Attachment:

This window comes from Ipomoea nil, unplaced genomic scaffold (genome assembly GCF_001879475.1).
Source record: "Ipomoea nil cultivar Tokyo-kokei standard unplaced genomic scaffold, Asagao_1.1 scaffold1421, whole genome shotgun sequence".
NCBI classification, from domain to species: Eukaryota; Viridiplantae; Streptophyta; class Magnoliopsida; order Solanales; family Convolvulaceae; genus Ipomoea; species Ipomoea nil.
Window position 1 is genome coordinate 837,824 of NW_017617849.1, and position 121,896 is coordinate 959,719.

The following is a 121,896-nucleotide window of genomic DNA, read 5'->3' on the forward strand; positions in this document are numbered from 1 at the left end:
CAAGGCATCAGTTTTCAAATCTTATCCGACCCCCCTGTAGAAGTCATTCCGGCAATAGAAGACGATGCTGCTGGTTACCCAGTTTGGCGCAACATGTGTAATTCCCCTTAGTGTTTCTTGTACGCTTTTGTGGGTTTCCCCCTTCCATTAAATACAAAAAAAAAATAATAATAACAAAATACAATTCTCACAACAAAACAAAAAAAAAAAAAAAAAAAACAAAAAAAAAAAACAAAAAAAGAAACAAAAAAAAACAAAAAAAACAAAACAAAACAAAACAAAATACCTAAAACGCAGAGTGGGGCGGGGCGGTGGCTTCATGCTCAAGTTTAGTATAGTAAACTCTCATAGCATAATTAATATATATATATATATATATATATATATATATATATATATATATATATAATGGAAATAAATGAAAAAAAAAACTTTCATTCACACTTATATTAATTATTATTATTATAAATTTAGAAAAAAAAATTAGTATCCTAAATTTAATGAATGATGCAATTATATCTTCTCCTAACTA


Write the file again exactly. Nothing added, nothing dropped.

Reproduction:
This window comes from Ipomoea nil, unplaced genomic scaffold (genome assembly GCF_001879475.1).
Source record: "Ipomoea nil cultivar Tokyo-kokei standard unplaced genomic scaffold, Asagao_1.1 scaffold1421, whole genome shotgun sequence".
NCBI classification, from domain to species: Eukaryota; Viridiplantae; Streptophyta; class Magnoliopsida; order Solanales; family Convolvulaceae; genus Ipomoea; species Ipomoea nil.
Window position 1 is genome coordinate 837,824 of NW_017617849.1, and position 121,896 is coordinate 959,719.

The following is a 121,896-nucleotide window of genomic DNA, read 5'->3' on the forward strand; positions in this document are numbered from 1 at the left end:
CAAGGCATCAGTTTTCAAATCTTATCCGACCCCCCTGTAGAAGTCATTCCGGCAATAGAAGACGATGCTGCTGGTTACCCAGTTTGGCGCAACATGTGTAATTCCCCTTAGTGTTTCTTGTACGCTTTTGTGGGTTTCCCCCTTCCATTAAATACAAAAAAAAAATAATAATAACAAAATACAATTCTCACAACAAAACAAAAAAAAAAAAAAAAAAAACAAAAAAAAAAAACAAAAAAAGAAACAAAAAAAAACAAAAAAAACAAAACAAAACAAAACAAAATACCTAAAACGCAGAGTGGGGCGGGGCGGTGGCTTCATGCTCAAGTTTAGTATAGTAAACTCTCATAGCATAATTAATATATATATATATATATATATATATATATATATATATATATATATATAATGGAAATAAATGAAAAAAAAAACTTTCATTCACACTTATATTAATTATTATTATTATAAATTTAGAAAAAAAAATTAGTATCCTAAATTTAATGAATGATGCAATTATATCTTCTCCTAACTA